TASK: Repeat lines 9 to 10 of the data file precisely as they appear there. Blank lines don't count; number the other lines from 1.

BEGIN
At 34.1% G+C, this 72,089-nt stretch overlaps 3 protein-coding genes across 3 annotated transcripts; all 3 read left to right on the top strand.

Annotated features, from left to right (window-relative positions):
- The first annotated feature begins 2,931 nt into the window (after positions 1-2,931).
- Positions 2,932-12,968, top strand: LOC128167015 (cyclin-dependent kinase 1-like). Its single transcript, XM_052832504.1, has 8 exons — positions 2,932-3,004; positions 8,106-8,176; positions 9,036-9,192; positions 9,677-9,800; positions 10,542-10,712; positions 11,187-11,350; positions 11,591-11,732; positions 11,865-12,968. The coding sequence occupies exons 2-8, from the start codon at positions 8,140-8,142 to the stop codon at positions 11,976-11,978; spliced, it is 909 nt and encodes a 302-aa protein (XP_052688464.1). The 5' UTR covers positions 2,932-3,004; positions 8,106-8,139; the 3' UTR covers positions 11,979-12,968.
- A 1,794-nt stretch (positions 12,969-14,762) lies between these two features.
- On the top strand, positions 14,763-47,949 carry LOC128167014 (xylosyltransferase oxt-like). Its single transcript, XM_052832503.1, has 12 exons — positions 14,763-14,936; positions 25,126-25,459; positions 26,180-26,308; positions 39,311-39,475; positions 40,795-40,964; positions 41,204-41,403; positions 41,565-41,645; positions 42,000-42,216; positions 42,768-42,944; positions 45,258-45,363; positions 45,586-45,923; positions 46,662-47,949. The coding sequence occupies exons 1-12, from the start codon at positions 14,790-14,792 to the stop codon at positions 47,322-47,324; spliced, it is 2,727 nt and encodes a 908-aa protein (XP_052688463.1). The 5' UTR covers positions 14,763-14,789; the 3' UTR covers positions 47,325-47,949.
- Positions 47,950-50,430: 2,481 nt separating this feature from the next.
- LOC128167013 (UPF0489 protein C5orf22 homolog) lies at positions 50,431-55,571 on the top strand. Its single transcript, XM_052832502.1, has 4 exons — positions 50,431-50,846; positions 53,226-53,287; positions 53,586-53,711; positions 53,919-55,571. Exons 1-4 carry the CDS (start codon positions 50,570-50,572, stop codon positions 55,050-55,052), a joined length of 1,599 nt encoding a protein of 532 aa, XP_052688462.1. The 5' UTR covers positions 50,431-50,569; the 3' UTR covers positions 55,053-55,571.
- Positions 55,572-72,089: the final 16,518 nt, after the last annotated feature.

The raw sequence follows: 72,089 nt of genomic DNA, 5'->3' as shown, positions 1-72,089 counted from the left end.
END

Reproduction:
- Positions 55,572-72,089: the final 16,518 nt, after the last annotated feature.

The raw sequence follows: 72,089 nt of genomic DNA, 5'->3' as shown, positions 1-72,089 counted from the left end.